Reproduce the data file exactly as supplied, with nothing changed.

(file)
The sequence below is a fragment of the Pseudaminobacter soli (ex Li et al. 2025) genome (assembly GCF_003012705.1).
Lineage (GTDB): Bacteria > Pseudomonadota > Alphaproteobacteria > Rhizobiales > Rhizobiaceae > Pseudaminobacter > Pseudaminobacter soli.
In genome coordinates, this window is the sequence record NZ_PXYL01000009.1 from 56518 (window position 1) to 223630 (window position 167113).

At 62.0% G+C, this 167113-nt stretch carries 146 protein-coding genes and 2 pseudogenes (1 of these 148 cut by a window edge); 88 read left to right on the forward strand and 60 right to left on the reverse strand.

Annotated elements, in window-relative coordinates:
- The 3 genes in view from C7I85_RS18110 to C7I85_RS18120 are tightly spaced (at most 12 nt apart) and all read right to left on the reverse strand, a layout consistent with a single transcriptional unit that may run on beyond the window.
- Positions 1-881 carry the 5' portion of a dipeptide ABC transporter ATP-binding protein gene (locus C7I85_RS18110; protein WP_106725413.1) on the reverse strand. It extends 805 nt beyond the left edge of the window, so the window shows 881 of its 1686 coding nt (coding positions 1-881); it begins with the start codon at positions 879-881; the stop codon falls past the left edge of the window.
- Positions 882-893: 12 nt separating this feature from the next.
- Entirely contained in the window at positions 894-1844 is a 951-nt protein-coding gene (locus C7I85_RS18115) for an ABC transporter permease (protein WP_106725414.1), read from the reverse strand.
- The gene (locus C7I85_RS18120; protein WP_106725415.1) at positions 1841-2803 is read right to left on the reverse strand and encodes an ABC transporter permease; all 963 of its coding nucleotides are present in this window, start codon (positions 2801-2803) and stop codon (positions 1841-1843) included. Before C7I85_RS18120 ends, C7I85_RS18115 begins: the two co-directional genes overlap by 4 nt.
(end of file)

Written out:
The sequence below is a fragment of the Pseudaminobacter soli (ex Li et al. 2025) genome (assembly GCF_003012705.1).
Lineage (GTDB): Bacteria > Pseudomonadota > Alphaproteobacteria > Rhizobiales > Rhizobiaceae > Pseudaminobacter > Pseudaminobacter soli.
In genome coordinates, this window is the sequence record NZ_PXYL01000009.1 from 56518 (window position 1) to 223630 (window position 167113).

At 62.0% G+C, this 167113-nt stretch carries 146 protein-coding genes and 2 pseudogenes (1 of these 148 cut by a window edge); 88 read left to right on the forward strand and 60 right to left on the reverse strand.

Annotated elements, in window-relative coordinates:
- The 3 genes in view from C7I85_RS18110 to C7I85_RS18120 are tightly spaced (at most 12 nt apart) and all read right to left on the reverse strand, a layout consistent with a single transcriptional unit that may run on beyond the window.
- Positions 1-881 carry the 5' portion of a dipeptide ABC transporter ATP-binding protein gene (locus C7I85_RS18110; protein WP_106725413.1) on the reverse strand. It extends 805 nt beyond the left edge of the window, so the window shows 881 of its 1686 coding nt (coding positions 1-881); it begins with the start codon at positions 879-881; the stop codon falls past the left edge of the window.
- Positions 882-893: 12 nt separating this feature from the next.
- Entirely contained in the window at positions 894-1844 is a 951-nt protein-coding gene (locus C7I85_RS18115) for an ABC transporter permease (protein WP_106725414.1), read from the reverse strand.
- The gene (locus C7I85_RS18120; protein WP_106725415.1) at positions 1841-2803 is read right to left on the reverse strand and encodes an ABC transporter permease; all 963 of its coding nucleotides are present in this window, start codon (positions 2801-2803) and stop codon (positions 1841-1843) included. Before C7I85_RS18120 ends, C7I85_RS18115 begins: the two co-directional genes overlap by 4 nt.